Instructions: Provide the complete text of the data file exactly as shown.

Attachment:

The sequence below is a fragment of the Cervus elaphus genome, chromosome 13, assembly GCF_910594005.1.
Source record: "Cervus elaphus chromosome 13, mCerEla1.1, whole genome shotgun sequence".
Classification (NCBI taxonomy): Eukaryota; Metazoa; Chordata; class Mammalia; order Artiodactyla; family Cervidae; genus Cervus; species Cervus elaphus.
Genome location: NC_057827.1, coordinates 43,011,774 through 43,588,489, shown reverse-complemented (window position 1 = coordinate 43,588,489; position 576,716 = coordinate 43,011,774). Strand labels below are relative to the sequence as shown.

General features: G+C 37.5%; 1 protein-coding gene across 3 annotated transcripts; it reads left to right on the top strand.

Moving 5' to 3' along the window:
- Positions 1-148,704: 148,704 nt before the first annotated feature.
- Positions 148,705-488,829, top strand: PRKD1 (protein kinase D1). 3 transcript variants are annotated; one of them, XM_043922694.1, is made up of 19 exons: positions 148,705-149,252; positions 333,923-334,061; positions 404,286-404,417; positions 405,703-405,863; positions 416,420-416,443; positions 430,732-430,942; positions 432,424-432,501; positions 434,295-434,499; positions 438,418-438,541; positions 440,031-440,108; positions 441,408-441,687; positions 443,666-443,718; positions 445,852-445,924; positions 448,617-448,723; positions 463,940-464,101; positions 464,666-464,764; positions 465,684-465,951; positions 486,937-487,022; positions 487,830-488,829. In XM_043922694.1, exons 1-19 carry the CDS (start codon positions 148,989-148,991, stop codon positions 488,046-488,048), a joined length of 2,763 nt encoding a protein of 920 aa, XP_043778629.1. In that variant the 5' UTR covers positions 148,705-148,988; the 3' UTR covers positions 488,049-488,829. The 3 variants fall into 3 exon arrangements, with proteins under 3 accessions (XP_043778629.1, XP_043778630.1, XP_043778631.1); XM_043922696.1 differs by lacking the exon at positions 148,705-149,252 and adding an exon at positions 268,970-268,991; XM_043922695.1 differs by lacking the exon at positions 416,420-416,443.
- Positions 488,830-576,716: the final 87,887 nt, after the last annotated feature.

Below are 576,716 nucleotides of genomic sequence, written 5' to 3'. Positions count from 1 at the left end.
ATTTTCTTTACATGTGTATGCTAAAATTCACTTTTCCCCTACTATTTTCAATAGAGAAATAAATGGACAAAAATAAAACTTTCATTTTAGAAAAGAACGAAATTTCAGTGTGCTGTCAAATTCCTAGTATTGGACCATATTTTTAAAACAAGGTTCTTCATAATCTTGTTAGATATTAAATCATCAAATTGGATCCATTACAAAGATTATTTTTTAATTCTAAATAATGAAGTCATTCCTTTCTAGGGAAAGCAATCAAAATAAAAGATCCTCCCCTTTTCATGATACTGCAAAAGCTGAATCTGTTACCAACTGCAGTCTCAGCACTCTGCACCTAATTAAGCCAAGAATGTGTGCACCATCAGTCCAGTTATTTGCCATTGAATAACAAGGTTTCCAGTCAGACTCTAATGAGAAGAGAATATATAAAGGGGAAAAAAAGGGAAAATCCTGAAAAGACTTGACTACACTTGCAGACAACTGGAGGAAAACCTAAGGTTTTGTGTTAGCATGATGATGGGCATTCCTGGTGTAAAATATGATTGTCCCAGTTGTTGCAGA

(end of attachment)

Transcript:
The sequence below is a fragment of the Cervus elaphus genome, chromosome 13, assembly GCF_910594005.1.
Source record: "Cervus elaphus chromosome 13, mCerEla1.1, whole genome shotgun sequence".
Classification (NCBI taxonomy): Eukaryota; Metazoa; Chordata; class Mammalia; order Artiodactyla; family Cervidae; genus Cervus; species Cervus elaphus.
Genome location: NC_057827.1, coordinates 43,011,774 through 43,588,489, shown reverse-complemented (window position 1 = coordinate 43,588,489; position 576,716 = coordinate 43,011,774). Strand labels below are relative to the sequence as shown.

General features: G+C 37.5%; 1 protein-coding gene across 3 annotated transcripts; it reads left to right on the top strand.

Moving 5' to 3' along the window:
- Positions 1-148,704: 148,704 nt before the first annotated feature.
- Positions 148,705-488,829, top strand: PRKD1 (protein kinase D1). 3 transcript variants are annotated; one of them, XM_043922694.1, is made up of 19 exons: positions 148,705-149,252; positions 333,923-334,061; positions 404,286-404,417; positions 405,703-405,863; positions 416,420-416,443; positions 430,732-430,942; positions 432,424-432,501; positions 434,295-434,499; positions 438,418-438,541; positions 440,031-440,108; positions 441,408-441,687; positions 443,666-443,718; positions 445,852-445,924; positions 448,617-448,723; positions 463,940-464,101; positions 464,666-464,764; positions 465,684-465,951; positions 486,937-487,022; positions 487,830-488,829. In XM_043922694.1, exons 1-19 carry the CDS (start codon positions 148,989-148,991, stop codon positions 488,046-488,048), a joined length of 2,763 nt encoding a protein of 920 aa, XP_043778629.1. In that variant the 5' UTR covers positions 148,705-148,988; the 3' UTR covers positions 488,049-488,829. The 3 variants fall into 3 exon arrangements, with proteins under 3 accessions (XP_043778629.1, XP_043778630.1, XP_043778631.1); XM_043922696.1 differs by lacking the exon at positions 148,705-149,252 and adding an exon at positions 268,970-268,991; XM_043922695.1 differs by lacking the exon at positions 416,420-416,443.
- Positions 488,830-576,716: the final 87,887 nt, after the last annotated feature.

Below are 576,716 nucleotides of genomic sequence, written 5' to 3'. Positions count from 1 at the left end.
ATTTTCTTTACATGTGTATGCTAAAATTCACTTTTCCCCTACTATTTTCAATAGAGAAATAAATGGACAAAAATAAAACTTTCATTTTAGAAAAGAACGAAATTTCAGTGTGCTGTCAAATTCCTAGTATTGGACCATATTTTTAAAACAAGGTTCTTCATAATCTTGTTAGATATTAAATCATCAAATTGGATCCATTACAAAGATTATTTTTTAATTCTAAATAATGAAGTCATTCCTTTCTAGGGAAAGCAATCAAAATAAAAGATCCTCCCCTTTTCATGATACTGCAAAAGCTGAATCTGTTACCAACTGCAGTCTCAGCACTCTGCACCTAATTAAGCCAAGAATGTGTGCACCATCAGTCCAGTTATTTGCCATTGAATAACAAGGTTTCCAGTCAGACTCTAATGAGAAGAGAATATATAAAGGGGAAAAAAAGGGAAAATCCTGAAAAGACTTGACTACACTTGCAGACAACTGGAGGAAAACCTAAGGTTTTGTGTTAGCATGATGATGGGCATTCCTGGTGTAAAATATGATTGTCCCAGTTGTTGCAGA